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0099

5 posts

45 months

[news] 
Sunday 29th April 2012 quote quote all
It is banned now but if you can get your hands on Ammonium Sulphamate (easily done, just not licensed as a weed killer) it is about the best at removing Japanese knotweed.
It will also break down into a fertiliser, so if you are planning on wanting to plant anything there afterwards then it will help that grow. Japanese knotweed is more of a battle than a war, you will need to keep on top of it and reapply about twice a week until it does go away. It also will go for a long way under ground, it is like an ice burg what you see as growth above ground is only a small percentage of what is really there.
As already mentioned it is a controlled substance and the Environment Agency will not be impressed if you try throwing it away!
Good luck I think you will need it. smile

dickymint

12,103 posts

144 months

[news] 
Sunday 29th April 2012 quote quote all
Mate of mine uses this kit along our local river-bank...........

http://www.jkinjectiontools.com/store.php?mode=vie...



On their website they give info on how to do it with an syringe......

"n substitution to the JK injector tool, a simple probe can be used to create a small opening in the stem on either side just below the node. This allows pressurized water to escape while the syringe metered to inject the treatment dose on a downward diagonal through one of the two holes closest to the applicator. The second hole will then allow the pressurized water to escape if the node is full of water. Plants will normally take up the herbicide within 20 minutes of the injection. Plants will be dead within 72hrs, and can be cut and transported with no risk of spreading by fragmentation."

Edited by dickymint on Sunday 29th April 09:18

craigjm

3,232 posts

86 months

[news] 
Sunday 29th April 2012 quote quote all
Caractacus said:
Do not be overly concerned, OP.

You can deal with this yourself, without specialist companies.

Don't chop it and leave any green material about (it only needs 0.75 of a gram to propagate). You can, instead, chop, bag it (black bin bag will do) and then pour the glyphospate down the hollow stems. It may require more than one application, but this method will kill it.

Let the knotweed in the bag die off fully (leave it in there for a few weeks) then chuck it out with the rubbish. Either that, or burn it.

Cheers,

C.
It is classed as controlled waste by the environment agency . It is illegal to throw it out in the rubbish as you only need a very small piece for it to take root elsewhere. If you throw it in the rubbish you are contravening the Environmental Protection Act 1990 and are liable to criminal prosecution and an unlimited fine.

OP ignore anyone who says you can treat it yourself, in theory you can but it needs very careful handling and thorough eradication.

Lordglenmorangie

2,790 posts

91 months

[news] 
Sunday 29th April 2012 quote quote all
craigjm said:
It is classed as controlled waste by the environment agency . It is illegal to throw it out in the rubbish as you only need a very small piece for it to take root elsewhere. If you throw it in the rubbish you are contravening the Environmental Protection Act 1990 and are liable to criminal prosecution and an unlimited fine.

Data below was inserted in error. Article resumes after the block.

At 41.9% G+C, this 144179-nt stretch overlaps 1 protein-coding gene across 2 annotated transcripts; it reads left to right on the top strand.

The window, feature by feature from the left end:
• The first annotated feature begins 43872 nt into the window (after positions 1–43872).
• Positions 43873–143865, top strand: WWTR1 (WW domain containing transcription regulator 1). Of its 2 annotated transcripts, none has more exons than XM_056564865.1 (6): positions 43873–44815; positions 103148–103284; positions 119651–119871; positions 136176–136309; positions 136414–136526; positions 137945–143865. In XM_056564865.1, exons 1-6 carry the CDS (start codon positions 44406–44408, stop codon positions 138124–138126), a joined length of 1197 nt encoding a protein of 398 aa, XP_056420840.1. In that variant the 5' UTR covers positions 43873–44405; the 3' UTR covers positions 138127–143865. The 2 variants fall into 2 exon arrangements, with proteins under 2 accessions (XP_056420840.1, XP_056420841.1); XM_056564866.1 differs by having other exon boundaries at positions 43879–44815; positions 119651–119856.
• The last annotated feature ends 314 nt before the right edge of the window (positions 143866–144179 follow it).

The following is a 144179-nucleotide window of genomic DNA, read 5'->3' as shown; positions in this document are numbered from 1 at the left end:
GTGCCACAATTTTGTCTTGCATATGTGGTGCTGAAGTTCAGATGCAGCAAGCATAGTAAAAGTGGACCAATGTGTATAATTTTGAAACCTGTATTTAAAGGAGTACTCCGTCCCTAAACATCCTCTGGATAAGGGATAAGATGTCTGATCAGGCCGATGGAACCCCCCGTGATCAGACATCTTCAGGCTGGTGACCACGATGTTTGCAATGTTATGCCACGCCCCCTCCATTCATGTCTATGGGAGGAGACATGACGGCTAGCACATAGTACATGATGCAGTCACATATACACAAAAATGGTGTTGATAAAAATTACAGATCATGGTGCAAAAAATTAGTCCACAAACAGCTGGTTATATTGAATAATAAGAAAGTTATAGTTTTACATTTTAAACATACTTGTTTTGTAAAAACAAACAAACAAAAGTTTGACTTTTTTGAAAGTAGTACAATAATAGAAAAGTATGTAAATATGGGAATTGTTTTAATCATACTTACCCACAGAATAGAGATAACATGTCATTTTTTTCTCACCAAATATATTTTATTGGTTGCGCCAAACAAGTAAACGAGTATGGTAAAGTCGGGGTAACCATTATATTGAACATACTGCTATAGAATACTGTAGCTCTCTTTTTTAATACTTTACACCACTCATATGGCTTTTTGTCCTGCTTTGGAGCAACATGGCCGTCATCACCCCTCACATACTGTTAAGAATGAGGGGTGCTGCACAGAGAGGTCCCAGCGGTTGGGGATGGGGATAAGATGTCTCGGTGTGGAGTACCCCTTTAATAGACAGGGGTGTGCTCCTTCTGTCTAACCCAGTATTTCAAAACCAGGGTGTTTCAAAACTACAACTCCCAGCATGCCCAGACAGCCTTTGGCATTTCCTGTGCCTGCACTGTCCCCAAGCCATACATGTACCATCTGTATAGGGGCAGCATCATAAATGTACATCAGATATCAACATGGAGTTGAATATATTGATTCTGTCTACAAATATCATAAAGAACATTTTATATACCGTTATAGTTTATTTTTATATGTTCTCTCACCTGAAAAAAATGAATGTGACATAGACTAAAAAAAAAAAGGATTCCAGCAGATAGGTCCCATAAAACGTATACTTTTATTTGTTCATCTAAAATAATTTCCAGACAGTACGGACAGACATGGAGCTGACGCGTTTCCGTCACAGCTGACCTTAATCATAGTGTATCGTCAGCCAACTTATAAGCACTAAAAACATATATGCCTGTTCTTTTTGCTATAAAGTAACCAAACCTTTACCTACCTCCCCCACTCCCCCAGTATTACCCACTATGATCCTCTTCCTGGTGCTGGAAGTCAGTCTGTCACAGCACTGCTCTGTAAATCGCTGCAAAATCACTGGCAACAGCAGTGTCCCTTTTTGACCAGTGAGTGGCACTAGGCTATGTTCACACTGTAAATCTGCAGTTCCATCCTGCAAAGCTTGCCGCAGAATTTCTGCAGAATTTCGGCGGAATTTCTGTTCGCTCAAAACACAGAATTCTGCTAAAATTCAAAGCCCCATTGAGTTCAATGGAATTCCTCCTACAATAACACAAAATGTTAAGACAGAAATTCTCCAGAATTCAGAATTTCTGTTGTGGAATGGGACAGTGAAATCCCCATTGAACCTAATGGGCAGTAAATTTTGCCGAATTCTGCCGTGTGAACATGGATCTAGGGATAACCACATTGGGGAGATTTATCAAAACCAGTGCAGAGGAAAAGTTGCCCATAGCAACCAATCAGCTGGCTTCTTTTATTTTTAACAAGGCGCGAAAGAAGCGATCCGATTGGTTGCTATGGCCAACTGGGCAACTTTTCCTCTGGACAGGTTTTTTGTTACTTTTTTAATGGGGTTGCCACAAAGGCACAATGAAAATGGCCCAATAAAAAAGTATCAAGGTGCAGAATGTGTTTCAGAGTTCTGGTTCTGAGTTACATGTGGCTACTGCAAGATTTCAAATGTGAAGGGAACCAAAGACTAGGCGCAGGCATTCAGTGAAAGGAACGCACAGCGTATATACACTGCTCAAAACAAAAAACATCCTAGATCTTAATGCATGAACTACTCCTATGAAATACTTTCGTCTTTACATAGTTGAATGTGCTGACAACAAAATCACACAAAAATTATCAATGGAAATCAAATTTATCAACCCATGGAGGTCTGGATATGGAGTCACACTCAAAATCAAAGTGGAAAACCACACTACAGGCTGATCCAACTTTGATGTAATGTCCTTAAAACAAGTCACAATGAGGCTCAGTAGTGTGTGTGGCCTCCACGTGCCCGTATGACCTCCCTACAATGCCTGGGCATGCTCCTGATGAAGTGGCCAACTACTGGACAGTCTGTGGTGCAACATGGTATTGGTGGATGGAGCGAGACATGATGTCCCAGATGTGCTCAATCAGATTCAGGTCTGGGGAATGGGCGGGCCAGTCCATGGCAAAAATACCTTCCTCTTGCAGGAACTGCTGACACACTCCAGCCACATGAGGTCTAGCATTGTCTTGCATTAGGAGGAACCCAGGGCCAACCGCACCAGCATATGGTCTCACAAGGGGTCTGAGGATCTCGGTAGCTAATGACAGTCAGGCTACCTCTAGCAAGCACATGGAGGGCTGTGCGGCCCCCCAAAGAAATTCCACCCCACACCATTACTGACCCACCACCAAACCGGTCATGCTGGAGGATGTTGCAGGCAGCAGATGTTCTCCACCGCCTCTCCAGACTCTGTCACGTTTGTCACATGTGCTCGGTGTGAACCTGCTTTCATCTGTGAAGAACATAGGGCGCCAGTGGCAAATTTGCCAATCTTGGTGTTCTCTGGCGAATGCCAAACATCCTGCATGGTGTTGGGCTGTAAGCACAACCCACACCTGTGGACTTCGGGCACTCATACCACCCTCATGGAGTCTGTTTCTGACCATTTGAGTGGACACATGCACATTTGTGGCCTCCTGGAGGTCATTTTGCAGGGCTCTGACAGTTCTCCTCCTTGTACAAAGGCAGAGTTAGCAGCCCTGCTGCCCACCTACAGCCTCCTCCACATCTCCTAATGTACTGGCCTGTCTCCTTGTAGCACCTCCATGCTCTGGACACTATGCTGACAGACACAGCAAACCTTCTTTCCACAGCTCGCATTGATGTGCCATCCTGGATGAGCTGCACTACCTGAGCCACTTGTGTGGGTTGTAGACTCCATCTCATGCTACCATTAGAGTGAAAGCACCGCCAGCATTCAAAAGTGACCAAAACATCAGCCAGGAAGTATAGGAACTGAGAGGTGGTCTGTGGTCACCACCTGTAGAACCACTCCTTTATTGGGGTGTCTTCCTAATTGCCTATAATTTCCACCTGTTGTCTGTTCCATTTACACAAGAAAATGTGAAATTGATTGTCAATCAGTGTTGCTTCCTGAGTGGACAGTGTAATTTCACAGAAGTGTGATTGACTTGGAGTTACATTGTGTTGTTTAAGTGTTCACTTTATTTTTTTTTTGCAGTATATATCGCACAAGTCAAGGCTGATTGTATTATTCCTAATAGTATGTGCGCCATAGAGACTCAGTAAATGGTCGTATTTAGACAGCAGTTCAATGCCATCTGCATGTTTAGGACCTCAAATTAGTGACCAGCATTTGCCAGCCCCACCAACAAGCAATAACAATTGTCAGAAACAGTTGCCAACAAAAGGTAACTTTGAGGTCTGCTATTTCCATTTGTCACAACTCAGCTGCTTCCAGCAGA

OP ignore anyone who says you can treat it yourself, in theory you can but it needs very careful handling and thorough eradication.
Does that include advice from a Basis registered professional who has been dealing with industrial and commercial weed control including Japanese Knotweed for over thirty years wink

craigjm

3,232 posts

86 months

[news] 
Sunday 29th April 2012 quote quote all
Lordglenmorangie said:
Does that include advice from a Basis registered professional who has been dealing with industrial and commercial weed control including Japanese Knotweed for over thirty years wink
Not at all. I was referring to people who talk about just chucking it out with the rubbish and the like. The process you talk about is effective he just needs to be mindful of how he disposes of the waste.

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blondini

434 posts

64 months

[news] 
Sunday 29th April 2012 quote quote all
From personal DIY experience use Roundup Pro Biactive(ebay)ensuring thorough spray coverage of all leaf area top and bottom. The poison is taken in throught the leaves so don't chop down just spray. Be vigilant for regrowth as it is very resiliant and can lie dormant for many months.

Just thinking about this a little more, I dealt with a huge patch and spraying was the only practical solution. If it is just what is shown in the photo I would consider DIY injection or chopping down and introducing neat Roundup or some other Glyphosate weedkiller into the hollow open stems. Cover to prevent rainwater dilution and as other have said you should burn any cuttings.

Edited by blondini on Sunday 29th April 11:43


Edited by blondini on Sunday 29th April 13:34

Caractacus

2,426 posts

111 months

[news] 
Sunday 29th April 2012 quote quote all
craigjm said:
It is classed as controlled waste by the environment agency . It is illegal to throw it out in the rubbish as you only need a very small piece for it to take root elsewhere. If you throw it in the rubbish you are contravening the Environmental Protection Act 1990 and are liable to criminal prosecution and an unlimited fine.